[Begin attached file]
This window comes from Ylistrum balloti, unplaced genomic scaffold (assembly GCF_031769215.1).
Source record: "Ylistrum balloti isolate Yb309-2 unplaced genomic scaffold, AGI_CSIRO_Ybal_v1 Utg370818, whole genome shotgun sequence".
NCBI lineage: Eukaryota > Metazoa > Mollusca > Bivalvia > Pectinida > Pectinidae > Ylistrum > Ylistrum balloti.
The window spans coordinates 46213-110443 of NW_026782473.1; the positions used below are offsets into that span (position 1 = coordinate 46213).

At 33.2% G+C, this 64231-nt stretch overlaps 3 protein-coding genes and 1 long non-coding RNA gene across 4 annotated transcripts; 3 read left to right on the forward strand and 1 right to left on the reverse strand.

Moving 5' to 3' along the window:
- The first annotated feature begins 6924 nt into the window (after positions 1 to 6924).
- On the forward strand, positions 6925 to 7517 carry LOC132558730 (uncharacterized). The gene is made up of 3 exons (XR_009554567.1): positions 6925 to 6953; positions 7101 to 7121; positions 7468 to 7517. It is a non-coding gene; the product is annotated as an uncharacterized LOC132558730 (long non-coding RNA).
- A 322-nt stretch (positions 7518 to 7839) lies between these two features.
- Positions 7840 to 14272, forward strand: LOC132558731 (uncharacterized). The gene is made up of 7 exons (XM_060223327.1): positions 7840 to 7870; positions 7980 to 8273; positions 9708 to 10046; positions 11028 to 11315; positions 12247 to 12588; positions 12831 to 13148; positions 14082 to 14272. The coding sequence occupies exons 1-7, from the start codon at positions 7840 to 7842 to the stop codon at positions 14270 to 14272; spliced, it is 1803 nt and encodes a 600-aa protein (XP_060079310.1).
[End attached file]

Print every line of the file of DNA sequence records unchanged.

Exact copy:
This window comes from Ylistrum balloti, unplaced genomic scaffold (assembly GCF_031769215.1).
Source record: "Ylistrum balloti isolate Yb309-2 unplaced genomic scaffold, AGI_CSIRO_Ybal_v1 Utg370818, whole genome shotgun sequence".
NCBI lineage: Eukaryota > Metazoa > Mollusca > Bivalvia > Pectinida > Pectinidae > Ylistrum > Ylistrum balloti.
The window spans coordinates 46213-110443 of NW_026782473.1; the positions used below are offsets into that span (position 1 = coordinate 46213).

At 33.2% G+C, this 64231-nt stretch overlaps 3 protein-coding genes and 1 long non-coding RNA gene across 4 annotated transcripts; 3 read left to right on the forward strand and 1 right to left on the reverse strand.

Moving 5' to 3' along the window:
- The first annotated feature begins 6924 nt into the window (after positions 1 to 6924).
- On the forward strand, positions 6925 to 7517 carry LOC132558730 (uncharacterized). The gene is made up of 3 exons (XR_009554567.1): positions 6925 to 6953; positions 7101 to 7121; positions 7468 to 7517. It is a non-coding gene; the product is annotated as an uncharacterized LOC132558730 (long non-coding RNA).
- A 322-nt stretch (positions 7518 to 7839) lies between these two features.
- Positions 7840 to 14272, forward strand: LOC132558731 (uncharacterized). The gene is made up of 7 exons (XM_060223327.1): positions 7840 to 7870; positions 7980 to 8273; positions 9708 to 10046; positions 11028 to 11315; positions 12247 to 12588; positions 12831 to 13148; positions 14082 to 14272. The coding sequence occupies exons 1-7, from the start codon at positions 7840 to 7842 to the stop codon at positions 14270 to 14272; spliced, it is 1803 nt and encodes a 600-aa protein (XP_060079310.1).